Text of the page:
The divertor is a fundamental component of fusion power plants, being primarily responsible for power exhaust and impurity removal via guided plasma exhaust. Due to its position and functions, the divertor has to sustain very high heat flux arising from the plasma (up to 20 MW/m2), while experiencing an intense nuclear deposited power, which could jeopardize its structure and limit its lifetime. Therefore, attention has to be paid to the thermal-hydraulic design of its cooling system. In this work a mathematical model has been developed/updated to investigate the steady state and transient thermal-hydraulic performance of ITER tungsten divertor mono block. The model predicts the thermal response of the divertor structural materials and coolant channel. The selected heat transfer correlations cover all operating conditions of ITER under both normal and off-normal situations. The model also accounts for the melting, vaporization, and solidification of the armour material. The model divides the coolant channels into a specified axial regions and the divertor plate into a specified radial zones, then a two-dimensional heat conduction calculation is created to predict the temperature distribution for both steady and transient states. The model is verified against a previous calculation in the literature for DEMO divertor at an incident surface heat flux of 10 MW/m2. The model is then used to predict the steady state thermal behaviour of the divertor under incident surface heat fluxes ranges from 2 to 20 MW/m2 for a bare cooling tube and a cooling tube with swirl-tap insertion. The model calculates maximum tube surface heat flux and the minimum critical heat flux ratio for all cases as well. The model is also used to simulate the divertor materials response subjected to high heat flux during a vertical displacement event (VDE) where 60 MJ/m2 plasma energy is deposited over 500 ms.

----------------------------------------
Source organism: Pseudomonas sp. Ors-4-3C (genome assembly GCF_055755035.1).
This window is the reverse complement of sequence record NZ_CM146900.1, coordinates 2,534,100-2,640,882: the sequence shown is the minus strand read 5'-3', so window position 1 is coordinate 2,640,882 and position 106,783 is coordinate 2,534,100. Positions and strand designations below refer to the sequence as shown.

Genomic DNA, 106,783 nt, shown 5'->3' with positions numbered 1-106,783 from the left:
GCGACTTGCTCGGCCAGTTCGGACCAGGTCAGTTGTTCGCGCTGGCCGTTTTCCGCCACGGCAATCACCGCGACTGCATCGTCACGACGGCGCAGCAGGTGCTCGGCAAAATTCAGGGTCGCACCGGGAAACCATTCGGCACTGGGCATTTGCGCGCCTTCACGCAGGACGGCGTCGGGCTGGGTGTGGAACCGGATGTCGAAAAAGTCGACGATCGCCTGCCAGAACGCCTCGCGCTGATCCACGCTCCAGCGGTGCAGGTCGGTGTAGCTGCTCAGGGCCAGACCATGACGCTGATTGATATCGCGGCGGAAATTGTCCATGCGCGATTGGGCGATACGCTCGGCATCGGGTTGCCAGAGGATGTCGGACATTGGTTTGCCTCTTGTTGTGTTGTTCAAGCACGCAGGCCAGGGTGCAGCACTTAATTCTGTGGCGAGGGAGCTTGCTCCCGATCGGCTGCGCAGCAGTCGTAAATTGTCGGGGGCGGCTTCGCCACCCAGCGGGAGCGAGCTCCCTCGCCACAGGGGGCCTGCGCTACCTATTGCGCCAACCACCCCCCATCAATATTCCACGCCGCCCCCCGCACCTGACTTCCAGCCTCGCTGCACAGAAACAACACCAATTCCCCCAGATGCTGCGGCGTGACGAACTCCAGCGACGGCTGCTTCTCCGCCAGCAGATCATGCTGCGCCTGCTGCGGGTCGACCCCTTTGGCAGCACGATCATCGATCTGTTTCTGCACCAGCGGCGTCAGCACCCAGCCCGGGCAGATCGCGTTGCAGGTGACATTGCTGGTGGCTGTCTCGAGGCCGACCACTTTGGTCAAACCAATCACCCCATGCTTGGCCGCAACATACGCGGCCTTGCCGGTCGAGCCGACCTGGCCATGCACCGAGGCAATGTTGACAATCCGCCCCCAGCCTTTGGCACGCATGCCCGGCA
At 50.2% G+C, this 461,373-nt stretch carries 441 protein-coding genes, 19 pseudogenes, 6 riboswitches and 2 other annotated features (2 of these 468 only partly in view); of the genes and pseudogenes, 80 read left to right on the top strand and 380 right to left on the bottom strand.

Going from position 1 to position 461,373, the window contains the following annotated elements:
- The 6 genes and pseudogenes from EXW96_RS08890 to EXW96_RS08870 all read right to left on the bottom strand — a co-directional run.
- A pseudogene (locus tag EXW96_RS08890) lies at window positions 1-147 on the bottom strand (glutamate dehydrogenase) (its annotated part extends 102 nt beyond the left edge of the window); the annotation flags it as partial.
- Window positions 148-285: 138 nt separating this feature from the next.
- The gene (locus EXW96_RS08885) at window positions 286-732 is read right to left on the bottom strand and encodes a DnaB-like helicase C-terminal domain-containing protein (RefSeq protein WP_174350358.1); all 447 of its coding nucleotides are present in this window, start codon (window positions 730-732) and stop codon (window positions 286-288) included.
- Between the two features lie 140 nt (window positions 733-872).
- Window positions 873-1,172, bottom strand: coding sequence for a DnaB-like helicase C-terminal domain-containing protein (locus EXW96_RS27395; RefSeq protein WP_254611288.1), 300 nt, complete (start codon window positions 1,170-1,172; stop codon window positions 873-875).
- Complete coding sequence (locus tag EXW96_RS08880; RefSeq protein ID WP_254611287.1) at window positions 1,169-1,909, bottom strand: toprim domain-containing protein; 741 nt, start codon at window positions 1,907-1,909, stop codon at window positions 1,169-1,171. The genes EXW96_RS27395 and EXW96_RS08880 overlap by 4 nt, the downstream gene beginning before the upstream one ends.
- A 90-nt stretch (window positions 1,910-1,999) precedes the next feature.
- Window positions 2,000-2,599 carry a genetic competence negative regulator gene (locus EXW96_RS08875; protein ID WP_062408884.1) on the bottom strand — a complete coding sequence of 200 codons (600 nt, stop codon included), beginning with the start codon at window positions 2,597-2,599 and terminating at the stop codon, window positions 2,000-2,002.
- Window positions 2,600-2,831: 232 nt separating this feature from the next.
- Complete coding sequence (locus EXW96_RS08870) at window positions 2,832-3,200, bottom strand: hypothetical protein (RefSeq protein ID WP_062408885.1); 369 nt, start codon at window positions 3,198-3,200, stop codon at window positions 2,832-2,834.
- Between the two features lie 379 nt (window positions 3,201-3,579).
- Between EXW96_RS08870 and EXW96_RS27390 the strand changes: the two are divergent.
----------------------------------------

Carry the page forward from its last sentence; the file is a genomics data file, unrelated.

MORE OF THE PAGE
|Country or International Organization||Egypt|